Why A Good Night’s Sleep is Important for Your Brain
Your busy schedule at work may not let you realize it, but sleep is actually as essential for you as food and water. We spend about one-third of our lifetimes doing it, and however unproductive it may sound, anything less than that is going to set you up for serious troubles.
The ill effects of not getting enough sleep goes well beyond just the sluggishness or lethargy that you feel in your body. It messes with your body’s natural cycle, or the circadian rhythm as it is called. It also messes with crucial physical and mental processes that takes place only during sleep like metabolism and memory consolidation.
What happens to your brain when you sleep?
Our body clock follows a roughly 24 hours pattern, with environmental cues like light and temperature setting our brain up for rest and wakefulness. In that sense, our biological need is to rest when its dark and work/move when its light. The physical and mental processes in our body are set up accordingly. Just like the myriad biological mechanisms that function inside us throughout the day, sleep time too has its designated processes. This is what happens in your brain when you sleep:
- The metabolism process slows down and the accumulated energy gets carried into your brain cells.
- Your brain neurones gather energy that allows them to function properly during the day.
- Regeneration and repair of damaged brain cells also takes place during sleep.
- Your long term memory is consolidated during a deep sleep stage called slow-wave sleep. Your brain sorts through the information and stimuli gathered throughout the day and consolidates the useful ones into your memory reserve, while discarding the rest into oblivion.
- Regulates hormonal flows into your brain, cancelling the harmful effects of stress hormone overloads during the day.
What happens when you don’t get enough sleep?
There are both long-term and short-term harmful effects of not getting a proper night’s sleep.
Basically, your brain cells are not properly rested and replenished, so they fail to establish communication amongst themselves quickly and effectively. A host of problems follow.
- Poor working memory and focus – you’ll not only have trouble recalling information you already know, but will also fail to remember new information
- You may experience ‘spacing out’ or becoming unresponsive to your circumstances for a period of time
- Excessive lethargy and tiredness through the day
- Unregulated stress hormone release may cause morning headaches and trigger Migraines
- A higher chance of making mistakes and mental lapses due to botched-up connection between your brain cells
- With your executive functioning improperly rested, you’ll have a difficult time solving complex problems and making decisions
Each hour of proper sleep you loose every night is not actually lost; they add up on the negative side. If you are regularly getting less-than-proper amounts of sleep, you may incur what doctors call a ‘sleep debt’. If you are losing 2 hours of sleep each night you’ll have a 14 hours sleep debt by the end of a week. And just like your financial debts, the sleep debt incurs steep interests.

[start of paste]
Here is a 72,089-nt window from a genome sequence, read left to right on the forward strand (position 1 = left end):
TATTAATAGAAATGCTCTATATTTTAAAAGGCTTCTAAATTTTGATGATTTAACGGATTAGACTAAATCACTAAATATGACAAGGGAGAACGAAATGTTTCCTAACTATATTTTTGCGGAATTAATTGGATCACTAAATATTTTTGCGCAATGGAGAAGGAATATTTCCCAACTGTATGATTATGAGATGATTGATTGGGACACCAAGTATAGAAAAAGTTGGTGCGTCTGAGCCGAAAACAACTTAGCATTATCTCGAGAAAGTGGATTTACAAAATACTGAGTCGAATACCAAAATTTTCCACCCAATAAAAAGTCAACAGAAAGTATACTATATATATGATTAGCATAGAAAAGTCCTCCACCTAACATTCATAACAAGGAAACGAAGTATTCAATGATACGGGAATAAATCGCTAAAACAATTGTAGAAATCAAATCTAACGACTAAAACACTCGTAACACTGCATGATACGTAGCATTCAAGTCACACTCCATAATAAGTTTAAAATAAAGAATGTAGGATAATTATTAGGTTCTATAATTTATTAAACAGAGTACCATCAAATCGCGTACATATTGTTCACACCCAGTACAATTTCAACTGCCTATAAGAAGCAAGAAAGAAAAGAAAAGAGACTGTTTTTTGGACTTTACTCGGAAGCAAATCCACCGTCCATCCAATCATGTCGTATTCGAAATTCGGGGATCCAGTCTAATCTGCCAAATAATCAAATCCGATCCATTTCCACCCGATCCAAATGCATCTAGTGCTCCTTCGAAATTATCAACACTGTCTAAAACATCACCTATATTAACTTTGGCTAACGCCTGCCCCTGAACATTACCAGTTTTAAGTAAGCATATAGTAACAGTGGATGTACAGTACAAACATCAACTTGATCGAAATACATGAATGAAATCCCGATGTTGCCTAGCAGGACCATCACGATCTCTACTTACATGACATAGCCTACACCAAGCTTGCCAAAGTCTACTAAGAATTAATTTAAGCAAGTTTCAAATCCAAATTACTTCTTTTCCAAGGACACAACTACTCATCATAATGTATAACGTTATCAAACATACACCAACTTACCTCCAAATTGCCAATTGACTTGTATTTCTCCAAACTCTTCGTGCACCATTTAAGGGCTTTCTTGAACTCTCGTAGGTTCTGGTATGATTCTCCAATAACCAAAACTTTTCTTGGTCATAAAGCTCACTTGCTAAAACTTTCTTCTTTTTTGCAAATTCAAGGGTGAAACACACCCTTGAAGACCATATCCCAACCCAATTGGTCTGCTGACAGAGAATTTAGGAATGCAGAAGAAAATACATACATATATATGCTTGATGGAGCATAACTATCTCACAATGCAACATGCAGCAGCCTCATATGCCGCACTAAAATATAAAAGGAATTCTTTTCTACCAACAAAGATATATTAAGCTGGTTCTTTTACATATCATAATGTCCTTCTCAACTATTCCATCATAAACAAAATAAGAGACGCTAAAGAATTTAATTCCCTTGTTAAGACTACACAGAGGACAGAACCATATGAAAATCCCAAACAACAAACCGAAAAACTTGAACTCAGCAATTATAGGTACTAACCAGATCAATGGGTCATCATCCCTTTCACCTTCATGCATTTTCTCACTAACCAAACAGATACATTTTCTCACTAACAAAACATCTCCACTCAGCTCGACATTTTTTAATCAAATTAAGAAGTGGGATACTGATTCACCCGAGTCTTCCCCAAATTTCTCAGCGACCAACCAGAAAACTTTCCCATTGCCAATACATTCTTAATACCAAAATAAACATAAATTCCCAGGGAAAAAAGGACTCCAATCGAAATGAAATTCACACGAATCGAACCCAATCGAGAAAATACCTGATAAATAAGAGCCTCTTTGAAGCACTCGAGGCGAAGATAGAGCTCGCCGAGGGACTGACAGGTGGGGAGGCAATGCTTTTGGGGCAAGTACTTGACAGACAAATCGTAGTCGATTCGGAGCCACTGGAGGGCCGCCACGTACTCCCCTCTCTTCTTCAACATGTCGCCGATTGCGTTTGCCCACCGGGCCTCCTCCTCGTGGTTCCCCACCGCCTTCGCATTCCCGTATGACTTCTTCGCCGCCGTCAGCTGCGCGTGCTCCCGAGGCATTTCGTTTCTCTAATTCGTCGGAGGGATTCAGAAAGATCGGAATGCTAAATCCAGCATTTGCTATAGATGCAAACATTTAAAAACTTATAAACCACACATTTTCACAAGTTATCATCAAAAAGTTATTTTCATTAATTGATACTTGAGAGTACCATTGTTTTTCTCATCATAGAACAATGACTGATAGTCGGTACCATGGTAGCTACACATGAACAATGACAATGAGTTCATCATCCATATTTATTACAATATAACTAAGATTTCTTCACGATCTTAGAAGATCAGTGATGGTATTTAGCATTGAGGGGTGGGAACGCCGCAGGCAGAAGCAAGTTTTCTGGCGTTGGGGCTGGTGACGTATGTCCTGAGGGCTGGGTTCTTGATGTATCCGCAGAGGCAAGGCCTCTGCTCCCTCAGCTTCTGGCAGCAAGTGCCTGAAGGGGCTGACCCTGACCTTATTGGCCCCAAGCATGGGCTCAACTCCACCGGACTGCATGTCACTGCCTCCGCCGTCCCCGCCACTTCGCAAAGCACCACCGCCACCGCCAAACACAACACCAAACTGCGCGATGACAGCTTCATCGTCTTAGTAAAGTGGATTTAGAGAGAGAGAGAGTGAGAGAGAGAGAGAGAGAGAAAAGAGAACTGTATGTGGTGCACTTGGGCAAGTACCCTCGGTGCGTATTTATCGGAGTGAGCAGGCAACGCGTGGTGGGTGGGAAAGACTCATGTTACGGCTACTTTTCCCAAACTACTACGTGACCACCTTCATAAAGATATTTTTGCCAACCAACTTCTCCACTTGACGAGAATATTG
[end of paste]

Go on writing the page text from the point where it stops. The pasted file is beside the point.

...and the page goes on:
- It affects your learning and long-term memory.
- The accumulated stress hormone build up can lead to severe mental health problems like Anxiety Disorder and Clinical Depression.
- The resultant chronic lethargy may lead to substance abuse and dependency.
- Chronic problems like obesity, cardio-vascular diseases, and neurological conditions like Migraine and Seizures can be triggered.
- Affects the overall performance of your brain, making you mistake-prone, accident-prone, and poor at executive decision making skills.
- Can harmfully impact your communication skills, leading to relationship problems.
How to get proper sleep
So, how much sleep do you need to keep your brain and body healthy, and more importantly, how to get yourself to sleep in this era of artificial lights and endless stressors and stimulants?
The correct amount of sleep needed for a full rest varies from person to person. But on average, an adult person needs about 7-9 hours of sleep every night. Here’s how you can ensure that:
- Don’t eat anything heavy for at least two hours before sleep. If you are hungry, a light snack should suffice.
- Light-proof your room by investing in darker curtains and sleep-masks.
- Avoid all screens like phones and laptops for at least 30 minutes before going to bed.
- Ease yourself into relaxation; read a book, listen to some light music, take a bath etc.
- Rigidly follow a schedule: go to sleep and wake up at the exact same time every day. Wake up at the designated time even if you have had a disturbed night’s sleep; this helps regulates your body’s natural cycle.
- Go into sunlight as soon as you wake up; the morning light also helps settle your rhythm.
- Make sure to have at least some physical exercises during the day: be it work out or everyday things like running errands and walking up staircases. Tiredness from a day’s work help you sleep better.
Sleep is essential for a proper functioning of your brain, and a good night’s sleep ensures you stay at your peak capacity during the day. Why not embrace it? Correct your sleep cycle, starting today, and see how your life changes!